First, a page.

OK experienced host moms (and dads), I need some of your advice.
Although I have had three Au Pairs, they have all ended in transition so I feel like a new host mother. Since this is the first time I am going into the AP relationship with the aid of other mothers as mentors, I thought I would ask for help.
I have always treated my Au Pairs as members of the family and even guests for the first few weeks in our home and have been told I have a tendency to do too much for them.
I have a hard time understanding how being nice can be bad, yet I see that my experiences have been less than successful while others that I see proceed smoothly so obviously I am doing something wrong.
In the past, I have always taken the first week the AP has been here to help her adjust to our home, shown her around our town, kept her busy if there are homesickness issues, taken her to the bank, school, DMV, etc. This time we have a welcome party planned for our new AP in conjunction with a friends. I limit childcare that first week and have them focus on getting to know the kids with fun activities and outings that I pay for.
The last au pair complained that I obviously didn’t need an Au Pair, so that probably was the wrong approach!
I try to be thoughtful and remember this person is new to our country and think how I would want to be treated if I was in their shoes, but why haven’t I had the same work ethic in return? I have a hard time believing that if you are too nice people will treat you bad, do you think that is true?
Should I be more strict in the beginning and just leave her with my kids to figure it out on her own? My new AP will be here in a week so I am just looking for ways to do things differently to ensure success. Thanks!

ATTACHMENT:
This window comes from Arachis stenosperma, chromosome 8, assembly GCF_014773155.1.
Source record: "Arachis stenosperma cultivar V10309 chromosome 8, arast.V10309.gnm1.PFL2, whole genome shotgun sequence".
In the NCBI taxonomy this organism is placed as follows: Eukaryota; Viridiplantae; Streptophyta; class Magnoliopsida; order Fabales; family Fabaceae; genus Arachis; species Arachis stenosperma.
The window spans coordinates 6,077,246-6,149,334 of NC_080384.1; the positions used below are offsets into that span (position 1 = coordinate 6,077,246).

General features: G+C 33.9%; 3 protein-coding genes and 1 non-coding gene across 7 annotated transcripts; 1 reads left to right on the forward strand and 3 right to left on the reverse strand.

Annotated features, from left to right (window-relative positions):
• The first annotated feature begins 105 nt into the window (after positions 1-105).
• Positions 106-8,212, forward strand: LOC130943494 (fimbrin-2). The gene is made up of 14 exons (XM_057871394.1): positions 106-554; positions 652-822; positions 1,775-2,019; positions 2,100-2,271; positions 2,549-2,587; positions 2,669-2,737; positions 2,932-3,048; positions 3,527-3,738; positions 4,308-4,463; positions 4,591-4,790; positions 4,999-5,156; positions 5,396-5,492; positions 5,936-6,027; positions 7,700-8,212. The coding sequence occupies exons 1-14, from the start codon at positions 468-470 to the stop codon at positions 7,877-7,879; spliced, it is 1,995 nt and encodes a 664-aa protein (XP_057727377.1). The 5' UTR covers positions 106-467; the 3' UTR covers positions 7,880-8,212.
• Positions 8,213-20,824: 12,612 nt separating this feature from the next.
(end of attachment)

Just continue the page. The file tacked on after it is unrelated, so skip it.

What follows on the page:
Host Mom, it’s a smart idea to look back at the approach you used with au pair situations that didn’t work out, so that you can establish a stronger relationship at the start. Good for you!
There is an important difference between "being welcoming" and "treating your au pair as a guest." Being welcoming means being warm, friendly, and reasonably attentive. Treating her as a guest means doing things for her, not having her work, and generally putting her needs before your own.
You need to adjust and refine what it means to be "nice". Kindness is good, doing everything for her diminishes her ability to learn what to do and how to fit in.
When you treat an au pair like a guest, you are telling her to relax and enjoy herself. But in truth, she is starting a job — an important job.
When you treat an au pair like a guest, even for the first week, you set up a situation where you are (in fact) telling her that she isn’t really going to be part of the family.. .she will always be a guest, there to relax and enjoy, but never to be fully integrated into what goes on in the family.
Also, when you do many things *for* the au pair, you take away her chance to take her own steps towards self-sufficiency, and to learn how to work things out. Sure, take her to the DMV, but show her where the bank is on the map and let her walk there herself. Even better, have her call another au pair in the cluster to help her out, so that she can make a new friend.
Au pairs want to know that they are needed. There has to be a real reason for them to be in your family, or else they will feel like a third wheel and then adjust their attitude accordingly.
Keep in mind that we develop competence and confidence by doing, not by being shown how to do or having someone do for us. S8imilarly, kids and au pairs develop their relationship as the au pair cares for them… they can’t get adjusted to each other well when it’s all about fun, or when mom is nearby to resolve issues.
You don’t want it to be ‘sink or swim’, but you cannot set your au pair up with sunscreen, lemonade and a lounge chair and then expect her to jump in the water on her own. Think about when you’ve started a job– what did you do (and what did your boss do) to make sure you got up to speed confidently? Take something more like that approach to balance out your inclination to be more of a hostess. Your responsibility in the first few weeks is not to make her comfortable or to make things easy, but rather to set her up to succeed.
Be sure to check out this post from last year: Ways to start orienting your new Au Pair: Advice for the first two days
Parents — advice? Jump in!